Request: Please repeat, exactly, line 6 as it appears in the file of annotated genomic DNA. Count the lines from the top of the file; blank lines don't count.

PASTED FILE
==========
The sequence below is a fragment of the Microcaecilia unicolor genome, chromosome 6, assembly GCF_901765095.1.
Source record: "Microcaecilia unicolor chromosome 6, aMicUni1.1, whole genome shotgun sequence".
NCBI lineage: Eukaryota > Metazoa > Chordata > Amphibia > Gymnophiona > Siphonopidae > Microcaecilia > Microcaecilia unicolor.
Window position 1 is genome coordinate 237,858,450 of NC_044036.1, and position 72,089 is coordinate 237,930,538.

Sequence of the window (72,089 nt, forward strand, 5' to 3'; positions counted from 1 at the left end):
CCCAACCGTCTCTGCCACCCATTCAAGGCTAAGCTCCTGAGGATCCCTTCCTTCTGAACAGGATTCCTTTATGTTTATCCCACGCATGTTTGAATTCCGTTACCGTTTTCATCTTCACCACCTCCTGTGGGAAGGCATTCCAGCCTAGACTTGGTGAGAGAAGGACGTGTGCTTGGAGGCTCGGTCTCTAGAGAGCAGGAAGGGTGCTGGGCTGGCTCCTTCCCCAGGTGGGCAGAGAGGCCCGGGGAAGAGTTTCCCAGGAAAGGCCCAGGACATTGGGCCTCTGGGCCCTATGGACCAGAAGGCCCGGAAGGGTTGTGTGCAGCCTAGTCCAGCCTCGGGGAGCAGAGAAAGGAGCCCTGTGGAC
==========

CCCAACCGTCTCTGCCACCCATTCAAGGCTAAGCTCCTGAGGATCCCTTCCTTCTGAACAGGATTCCTTTATGTTTATCCCACGCATGTTTGAATTCCGTTACCGTTTTCATCTTCACCACCTCCTGTGGGAAGGCATTCCAGCCTAGACTTGGTGAGAGAAGGACGTGTGCTTGGAGGCTCGGTCTCTAGAGAGCAGGAAGGGTGCTGGGCTGGCTCCTTCCCCAGGTGGGCAGAGAGGCCCGGGGAAGAGTTTCCCAGGAAAGGCCCAGGACATTGGGCCTCTGGGCCCTATGGACCAGAAGGCCCGGAAGGGTTGTGTGCAGCCTAGTCCAGCCTCGGGGAGCAGAGAAAGGAGCCCTGTGGAC